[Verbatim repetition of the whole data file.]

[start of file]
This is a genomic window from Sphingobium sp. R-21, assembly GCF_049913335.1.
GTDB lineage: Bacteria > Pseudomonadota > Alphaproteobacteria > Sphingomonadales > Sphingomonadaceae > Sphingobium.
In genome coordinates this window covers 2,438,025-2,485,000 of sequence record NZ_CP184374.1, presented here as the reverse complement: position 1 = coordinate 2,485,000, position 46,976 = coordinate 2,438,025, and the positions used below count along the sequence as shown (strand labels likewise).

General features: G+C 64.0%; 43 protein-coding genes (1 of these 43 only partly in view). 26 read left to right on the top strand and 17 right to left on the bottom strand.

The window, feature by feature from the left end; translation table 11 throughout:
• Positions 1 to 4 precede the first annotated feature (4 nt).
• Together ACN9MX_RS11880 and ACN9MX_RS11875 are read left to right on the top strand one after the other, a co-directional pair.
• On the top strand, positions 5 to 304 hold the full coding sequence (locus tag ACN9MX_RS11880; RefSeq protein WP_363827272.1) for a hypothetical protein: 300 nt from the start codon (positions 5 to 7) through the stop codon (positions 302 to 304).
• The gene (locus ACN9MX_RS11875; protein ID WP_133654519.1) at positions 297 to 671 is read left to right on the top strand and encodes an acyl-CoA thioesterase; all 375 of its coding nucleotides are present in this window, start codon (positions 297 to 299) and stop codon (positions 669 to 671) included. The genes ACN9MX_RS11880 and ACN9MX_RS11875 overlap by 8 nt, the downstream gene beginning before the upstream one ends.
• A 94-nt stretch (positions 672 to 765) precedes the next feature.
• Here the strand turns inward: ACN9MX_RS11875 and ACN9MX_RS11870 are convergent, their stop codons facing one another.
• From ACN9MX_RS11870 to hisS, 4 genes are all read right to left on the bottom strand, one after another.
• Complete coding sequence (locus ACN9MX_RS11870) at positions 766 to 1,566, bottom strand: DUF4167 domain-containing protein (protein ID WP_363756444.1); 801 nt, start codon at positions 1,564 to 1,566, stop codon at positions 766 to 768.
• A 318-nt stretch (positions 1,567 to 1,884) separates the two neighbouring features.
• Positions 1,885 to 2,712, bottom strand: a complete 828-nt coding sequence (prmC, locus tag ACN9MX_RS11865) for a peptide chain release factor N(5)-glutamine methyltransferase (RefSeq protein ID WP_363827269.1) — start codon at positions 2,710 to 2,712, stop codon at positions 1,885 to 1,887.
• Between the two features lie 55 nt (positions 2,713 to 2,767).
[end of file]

This is a genomic window from Sphingobium sp. R-21, assembly GCF_049913335.1.
GTDB lineage: Bacteria > Pseudomonadota > Alphaproteobacteria > Sphingomonadales > Sphingomonadaceae > Sphingobium.
In genome coordinates this window covers 2,438,025-2,485,000 of sequence record NZ_CP184374.1, presented here as the reverse complement: position 1 = coordinate 2,485,000, position 46,976 = coordinate 2,438,025, and the positions used below count along the sequence as shown (strand labels likewise).

General features: G+C 64.0%; 43 protein-coding genes (1 of these 43 only partly in view). 26 read left to right on the top strand and 17 right to left on the bottom strand.

The window, feature by feature from the left end; translation table 11 throughout:
• Positions 1 to 4 precede the first annotated feature (4 nt).
• Together ACN9MX_RS11880 and ACN9MX_RS11875 are read left to right on the top strand one after the other, a co-directional pair.
• On the top strand, positions 5 to 304 hold the full coding sequence (locus tag ACN9MX_RS11880; RefSeq protein WP_363827272.1) for a hypothetical protein: 300 nt from the start codon (positions 5 to 7) through the stop codon (positions 302 to 304).
• The gene (locus ACN9MX_RS11875; protein ID WP_133654519.1) at positions 297 to 671 is read left to right on the top strand and encodes an acyl-CoA thioesterase; all 375 of its coding nucleotides are present in this window, start codon (positions 297 to 299) and stop codon (positions 669 to 671) included. The genes ACN9MX_RS11880 and ACN9MX_RS11875 overlap by 8 nt, the downstream gene beginning before the upstream one ends.
• A 94-nt stretch (positions 672 to 765) precedes the next feature.
• Here the strand turns inward: ACN9MX_RS11875 and ACN9MX_RS11870 are convergent, their stop codons facing one another.
• From ACN9MX_RS11870 to hisS, 4 genes are all read right to left on the bottom strand, one after another.
• Complete coding sequence (locus ACN9MX_RS11870) at positions 766 to 1,566, bottom strand: DUF4167 domain-containing protein (protein ID WP_363756444.1); 801 nt, start codon at positions 1,564 to 1,566, stop codon at positions 766 to 768.
• A 318-nt stretch (positions 1,567 to 1,884) separates the two neighbouring features.
• Positions 1,885 to 2,712, bottom strand: a complete 828-nt coding sequence (prmC, locus tag ACN9MX_RS11865) for a peptide chain release factor N(5)-glutamine methyltransferase (RefSeq protein ID WP_363827269.1) — start codon at positions 2,710 to 2,712, stop codon at positions 1,885 to 1,887.
• Between the two features lie 55 nt (positions 2,713 to 2,767).